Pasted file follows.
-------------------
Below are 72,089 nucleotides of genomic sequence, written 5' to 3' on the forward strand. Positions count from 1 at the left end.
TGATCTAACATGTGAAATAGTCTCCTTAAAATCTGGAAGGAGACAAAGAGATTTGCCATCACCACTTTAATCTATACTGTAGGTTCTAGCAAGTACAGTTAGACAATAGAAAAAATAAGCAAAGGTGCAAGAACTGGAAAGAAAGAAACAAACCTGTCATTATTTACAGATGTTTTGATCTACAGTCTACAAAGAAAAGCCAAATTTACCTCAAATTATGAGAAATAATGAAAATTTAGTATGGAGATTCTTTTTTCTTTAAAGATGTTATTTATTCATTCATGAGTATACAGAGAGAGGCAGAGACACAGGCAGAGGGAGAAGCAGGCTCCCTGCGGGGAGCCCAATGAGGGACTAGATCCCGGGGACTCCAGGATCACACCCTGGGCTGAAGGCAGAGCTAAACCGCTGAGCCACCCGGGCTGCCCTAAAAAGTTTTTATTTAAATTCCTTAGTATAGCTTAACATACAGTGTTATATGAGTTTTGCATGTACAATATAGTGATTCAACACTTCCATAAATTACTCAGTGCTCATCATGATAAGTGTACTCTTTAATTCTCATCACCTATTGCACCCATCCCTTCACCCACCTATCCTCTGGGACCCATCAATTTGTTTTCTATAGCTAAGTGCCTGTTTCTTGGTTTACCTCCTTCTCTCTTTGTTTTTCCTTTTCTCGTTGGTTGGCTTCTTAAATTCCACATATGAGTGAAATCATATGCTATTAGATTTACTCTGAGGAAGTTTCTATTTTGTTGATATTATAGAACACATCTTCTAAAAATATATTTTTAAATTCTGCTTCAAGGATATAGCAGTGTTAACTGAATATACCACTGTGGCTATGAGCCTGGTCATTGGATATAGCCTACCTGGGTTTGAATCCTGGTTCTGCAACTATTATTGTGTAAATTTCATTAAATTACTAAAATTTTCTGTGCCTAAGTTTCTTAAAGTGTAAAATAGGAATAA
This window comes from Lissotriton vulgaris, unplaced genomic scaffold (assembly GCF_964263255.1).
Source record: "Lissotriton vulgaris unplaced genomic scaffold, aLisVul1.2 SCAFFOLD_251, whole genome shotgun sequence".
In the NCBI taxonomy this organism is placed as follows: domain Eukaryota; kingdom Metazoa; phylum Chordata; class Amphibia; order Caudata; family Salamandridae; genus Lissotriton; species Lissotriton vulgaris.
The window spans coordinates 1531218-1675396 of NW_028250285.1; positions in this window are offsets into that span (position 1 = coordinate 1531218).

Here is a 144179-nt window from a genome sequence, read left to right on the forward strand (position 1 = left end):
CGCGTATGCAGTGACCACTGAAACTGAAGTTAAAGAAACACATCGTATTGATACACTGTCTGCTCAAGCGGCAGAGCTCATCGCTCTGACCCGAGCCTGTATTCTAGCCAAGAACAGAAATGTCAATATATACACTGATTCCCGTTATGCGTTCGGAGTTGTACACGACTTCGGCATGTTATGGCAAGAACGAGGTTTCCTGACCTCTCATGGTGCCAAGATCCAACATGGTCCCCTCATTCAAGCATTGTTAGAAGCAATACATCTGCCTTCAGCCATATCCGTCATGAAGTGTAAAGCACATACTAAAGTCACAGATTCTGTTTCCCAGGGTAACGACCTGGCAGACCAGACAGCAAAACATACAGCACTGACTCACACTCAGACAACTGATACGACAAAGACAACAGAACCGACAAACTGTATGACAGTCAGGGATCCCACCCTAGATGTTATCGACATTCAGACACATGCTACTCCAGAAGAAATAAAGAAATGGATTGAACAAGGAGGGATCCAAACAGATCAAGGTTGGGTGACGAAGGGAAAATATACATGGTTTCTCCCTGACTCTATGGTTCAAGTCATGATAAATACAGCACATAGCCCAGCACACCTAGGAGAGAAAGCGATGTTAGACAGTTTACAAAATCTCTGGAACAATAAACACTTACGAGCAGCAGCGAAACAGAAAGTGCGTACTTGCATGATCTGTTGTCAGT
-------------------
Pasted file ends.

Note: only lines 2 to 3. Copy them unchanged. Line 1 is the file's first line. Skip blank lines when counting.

TGATCTAACATGTGAAATAGTCTCCTTAAAATCTGGAAGGAGACAAAGAGATTTGCCATCACCACTTTAATCTATACTGTAGGTTCTAGCAAGTACAGTTAGACAATAGAAAAAATAAGCAAAGGTGCAAGAACTGGAAAGAAAGAAACAAACCTGTCATTATTTACAGATGTTTTGATCTACAGTCTACAAAGAAAAGCCAAATTTACCTCAAATTATGAGAAATAATGAAAATTTAGTATGGAGATTCTTTTTTCTTTAAAGATGTTATTTATTCATTCATGAGTATACAGAGAGAGGCAGAGACACAGGCAGAGGGAGAAGCAGGCTCCCTGCGGGGAGCCCAATGAGGGACTAGATCCCGGGGACTCCAGGATCACACCCTGGGCTGAAGGCAGAGCTAAACCGCTGAGCCACCCGGGCTGCCCTAAAAAGTTTTTATTTAAATTCCTTAGTATAGCTTAACATACAGTGTTATATGAGTTTTGCATGTACAATATAGTGATTCAACACTTCCATAAATTACTCAGTGCTCATCATGATAAGTGTACTCTTTAATTCTCATCACCTATTGCACCCATCCCTTCACCCACCTATCCTCTGGGACCCATCAATTTGTTTTCTATAGCTAAGTGCCTGTTTCTTGGTTTACCTCCTTCTCTCTTTGTTTTTCCTTTTCTCGTTGGTTGGCTTCTTAAATTCCACATATGAGTGAAATCATATGCTATTAGATTTACTCTGAGGAAGTTTCTATTTTGTTGATATTATAGAACACATCTTCTAAAAATATATTTTTAAATTCTGCTTCAAGGATATAGCAGTGTTAACTGAATATACCACTGTGGCTATGAGCCTGGTCATTGGATATAGCCTACCTGGGTTTGAATCCTGGTTCTGCAACTATTATTGTGTAAATTTCATTAAATTACTAAAATTTTCTGTGCCTAAGTTTCTTAAAGTGTAAAATAGGAATAA
This window comes from Lissotriton vulgaris, unplaced genomic scaffold (assembly GCF_964263255.1).